Throughout the twentieth century and into the present day, there have been periodic nursing shortages. Shortages of these crucial clinical team members pose pressing challenges for healthcare organizations. But is there a nursing shortage now?
According to the Bureau of Labor Statistics, this profession is growing at a rate of around 12%—significantly faster than most other professions. Unfortunately, many experts predict that the existing RN workforce will not be enough to fill the growing number of positions.
RN Shortages Vary by Location
While most sources agree there is and will be an overall shortage of RNs in the United States, the severity of the shortage varies significantly by location. According to the 2017 National Center for Health Workforce Analysis, states that will have the largest number of unfilled nursing positions in the next 10 years include California, which will be short 44,500 RNs; Texas, with a shortage of almost 16,000; and New Jersey, with a shortage of more than 11,000.
While these shortages are significant, the report predicts that other states, including Florida, Ohio, and Virginia, will actually experience a surplus of RNs. So while some healthcare organizations may struggle to fill available nursing positions, others may not be affected.
Factors Driving the Nursing Shortage
There are numerous reasons that the nursing field is experiencing a shortage, one of which is that a large portion of the current workforce is reaching retirement age.
“The aging of the current nursing workforce is one reason for the nursing shortage,” said Cathy Rozmus, Ph.D., vice dean for academic affairs at Cizik School of Nursing at The University of Texas Health Science Center Houston, explained to the Texas Medical Center. “In the state of Texas, 25 percent of all nurses are age 56 or older. You’ve got a quarter of the workforce within 10 years of retirement.”
According to the 2019 AMN Healthcare Survey of Registered Nurses, 86 percent of “Baby Boomer” nurses, who are between the ages of 55 and 75, plan to retire in the next five years. At its highest number in 2008, there were more than 1.26 million RNs from this generational cohort, and AMN estimates roughly 60,000 Baby Boomers have been leaving the profession annually since 2012. Because this generation is such a large part of the workforce, their retirement can have a significant impact on healthcare organizations.
There are other factors contributing to the lack of RNs in certain regions, as well. The American Association of Colleges of Nursing notes the levels of enrollment in entry-level nursing programs is not increasing at an adequate rate to accommodate the number of RNs leaving the workforce. Additionally, a shortage of nursing school resources and faculty is forcing universities to limit their enrollment—the source explains that 75,000 qualified applicants were turned away from nursing programs in 2018 due to insufficient numbers of faculty, clinical sites, classroom space, and clinical preceptors.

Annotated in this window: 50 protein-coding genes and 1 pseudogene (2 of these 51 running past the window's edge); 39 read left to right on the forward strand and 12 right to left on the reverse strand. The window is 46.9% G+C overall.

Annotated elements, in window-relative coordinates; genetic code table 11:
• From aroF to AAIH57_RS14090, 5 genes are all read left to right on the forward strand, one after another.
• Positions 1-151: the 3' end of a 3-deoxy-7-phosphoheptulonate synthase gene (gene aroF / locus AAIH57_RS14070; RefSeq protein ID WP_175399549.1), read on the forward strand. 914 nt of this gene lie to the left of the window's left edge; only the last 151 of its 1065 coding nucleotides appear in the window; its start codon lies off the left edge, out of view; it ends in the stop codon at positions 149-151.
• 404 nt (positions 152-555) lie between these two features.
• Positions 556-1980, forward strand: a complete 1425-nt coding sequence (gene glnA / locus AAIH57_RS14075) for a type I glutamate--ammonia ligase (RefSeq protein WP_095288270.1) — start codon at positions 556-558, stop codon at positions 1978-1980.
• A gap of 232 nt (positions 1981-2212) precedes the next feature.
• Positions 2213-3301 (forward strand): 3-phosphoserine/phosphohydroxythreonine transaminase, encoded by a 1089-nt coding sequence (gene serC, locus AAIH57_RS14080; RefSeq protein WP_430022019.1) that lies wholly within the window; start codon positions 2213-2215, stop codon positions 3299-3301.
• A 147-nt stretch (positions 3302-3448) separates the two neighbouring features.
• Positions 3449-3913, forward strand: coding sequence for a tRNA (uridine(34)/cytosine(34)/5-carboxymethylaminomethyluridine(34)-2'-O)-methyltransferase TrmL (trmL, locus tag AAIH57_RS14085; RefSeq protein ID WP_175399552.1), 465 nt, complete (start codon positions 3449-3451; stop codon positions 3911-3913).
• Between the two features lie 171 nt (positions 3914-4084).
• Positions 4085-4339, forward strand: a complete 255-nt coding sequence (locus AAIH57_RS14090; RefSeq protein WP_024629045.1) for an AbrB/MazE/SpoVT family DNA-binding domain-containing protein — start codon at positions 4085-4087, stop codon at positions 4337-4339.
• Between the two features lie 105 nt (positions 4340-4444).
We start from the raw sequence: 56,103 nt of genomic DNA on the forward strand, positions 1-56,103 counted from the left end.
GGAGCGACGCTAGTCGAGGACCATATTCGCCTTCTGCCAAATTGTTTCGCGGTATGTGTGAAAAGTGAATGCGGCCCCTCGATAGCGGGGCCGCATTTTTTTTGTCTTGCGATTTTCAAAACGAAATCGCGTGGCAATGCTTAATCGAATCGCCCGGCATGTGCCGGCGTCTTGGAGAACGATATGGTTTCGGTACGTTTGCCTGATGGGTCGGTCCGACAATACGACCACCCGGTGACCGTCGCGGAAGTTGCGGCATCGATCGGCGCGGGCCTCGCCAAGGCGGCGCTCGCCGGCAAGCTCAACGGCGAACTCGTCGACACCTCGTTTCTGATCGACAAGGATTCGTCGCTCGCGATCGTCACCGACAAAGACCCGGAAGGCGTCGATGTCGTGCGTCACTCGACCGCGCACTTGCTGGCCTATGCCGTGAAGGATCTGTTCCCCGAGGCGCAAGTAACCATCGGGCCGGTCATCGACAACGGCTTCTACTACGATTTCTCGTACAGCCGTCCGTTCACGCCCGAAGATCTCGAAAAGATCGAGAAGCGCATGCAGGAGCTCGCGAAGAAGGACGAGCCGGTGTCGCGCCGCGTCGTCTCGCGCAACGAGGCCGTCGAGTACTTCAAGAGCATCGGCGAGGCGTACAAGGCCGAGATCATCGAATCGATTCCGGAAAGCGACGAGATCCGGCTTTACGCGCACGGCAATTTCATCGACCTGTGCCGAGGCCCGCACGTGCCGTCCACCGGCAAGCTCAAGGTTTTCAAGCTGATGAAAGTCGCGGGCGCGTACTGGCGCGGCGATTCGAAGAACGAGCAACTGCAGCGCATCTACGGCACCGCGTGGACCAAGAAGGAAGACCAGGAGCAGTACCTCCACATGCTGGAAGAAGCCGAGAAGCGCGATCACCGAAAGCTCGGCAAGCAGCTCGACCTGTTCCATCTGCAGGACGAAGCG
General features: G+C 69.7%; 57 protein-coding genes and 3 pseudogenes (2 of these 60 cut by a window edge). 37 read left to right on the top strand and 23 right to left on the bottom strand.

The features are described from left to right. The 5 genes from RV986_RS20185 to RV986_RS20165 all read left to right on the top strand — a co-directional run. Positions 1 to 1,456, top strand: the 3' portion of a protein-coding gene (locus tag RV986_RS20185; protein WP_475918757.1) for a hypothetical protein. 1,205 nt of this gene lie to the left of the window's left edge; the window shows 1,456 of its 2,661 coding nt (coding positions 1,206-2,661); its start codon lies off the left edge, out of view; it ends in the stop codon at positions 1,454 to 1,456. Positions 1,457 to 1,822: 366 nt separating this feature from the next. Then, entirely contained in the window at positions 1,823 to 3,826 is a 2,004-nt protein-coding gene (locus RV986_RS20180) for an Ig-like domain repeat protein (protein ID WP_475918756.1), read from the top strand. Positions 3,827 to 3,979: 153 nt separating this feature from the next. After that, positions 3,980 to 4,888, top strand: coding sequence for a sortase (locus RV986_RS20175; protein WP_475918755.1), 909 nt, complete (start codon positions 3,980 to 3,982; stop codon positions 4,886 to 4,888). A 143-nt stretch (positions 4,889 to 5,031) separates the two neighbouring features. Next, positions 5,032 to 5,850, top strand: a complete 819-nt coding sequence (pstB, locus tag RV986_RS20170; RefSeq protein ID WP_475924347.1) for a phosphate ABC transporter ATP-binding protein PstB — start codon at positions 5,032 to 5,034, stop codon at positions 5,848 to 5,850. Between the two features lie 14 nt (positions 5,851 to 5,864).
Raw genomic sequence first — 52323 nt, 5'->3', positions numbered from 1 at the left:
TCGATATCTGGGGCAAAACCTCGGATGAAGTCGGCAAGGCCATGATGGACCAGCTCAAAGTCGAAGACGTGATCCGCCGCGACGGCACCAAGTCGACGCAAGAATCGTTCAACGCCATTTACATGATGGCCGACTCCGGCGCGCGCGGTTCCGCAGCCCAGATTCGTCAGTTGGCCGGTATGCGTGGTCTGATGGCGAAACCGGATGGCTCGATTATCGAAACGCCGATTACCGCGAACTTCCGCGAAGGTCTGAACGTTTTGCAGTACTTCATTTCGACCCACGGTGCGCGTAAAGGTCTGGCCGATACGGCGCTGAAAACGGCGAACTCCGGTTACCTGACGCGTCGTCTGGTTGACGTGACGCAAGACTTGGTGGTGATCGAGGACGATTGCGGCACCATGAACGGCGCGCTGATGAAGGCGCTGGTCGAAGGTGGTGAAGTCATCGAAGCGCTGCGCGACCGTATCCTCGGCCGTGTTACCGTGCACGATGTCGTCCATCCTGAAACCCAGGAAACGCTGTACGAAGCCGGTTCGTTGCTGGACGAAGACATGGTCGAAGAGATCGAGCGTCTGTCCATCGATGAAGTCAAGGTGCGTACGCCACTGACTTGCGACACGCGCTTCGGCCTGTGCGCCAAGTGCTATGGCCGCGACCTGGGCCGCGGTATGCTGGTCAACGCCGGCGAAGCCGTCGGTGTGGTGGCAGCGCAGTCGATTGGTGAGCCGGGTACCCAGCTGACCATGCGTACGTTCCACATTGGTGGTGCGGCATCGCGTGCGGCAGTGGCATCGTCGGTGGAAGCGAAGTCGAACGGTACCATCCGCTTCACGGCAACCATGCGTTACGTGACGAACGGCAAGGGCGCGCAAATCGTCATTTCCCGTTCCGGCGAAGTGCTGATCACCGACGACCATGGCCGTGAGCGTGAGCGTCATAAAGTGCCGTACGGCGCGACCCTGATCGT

How Nursing Shortages Impact Care
Because RNs play such an integral role in patient care, nursing shortages add to the problem of low nurse to patient ratios, leading to a serious impacts on patient outcomes, readmission rates, satisfaction levels, and more. These correlations have been proven through research—for instance, a study in JAMA found that each additional patient added to a nurse’s workload is associated with a 7 percent increase in likelihood of a patient dying within 30 days of admission.
Further, when patients believe there are not enough nurses in a facility, they often doubt the quality of care they are receiving, according to a study in BMJ Open. “When there aren’t enough professional nurses, things get missed, patients notice, and this affects their confidence in the quality of the hospital and the care they receive,” explains researcher Peter Griffiths, PhD, a professor at the University of Southampton.
Additionally, when nursing staff are stretched thin in their responsibilities, they are more likely to be stressed and experience burnout—the same JAMA study found there to be a 23 percent increase in the likelihood of burnout for each additional patient in a nurse’s workload. This, in turn, can lead to high levels of turnover within healthcare organizations.
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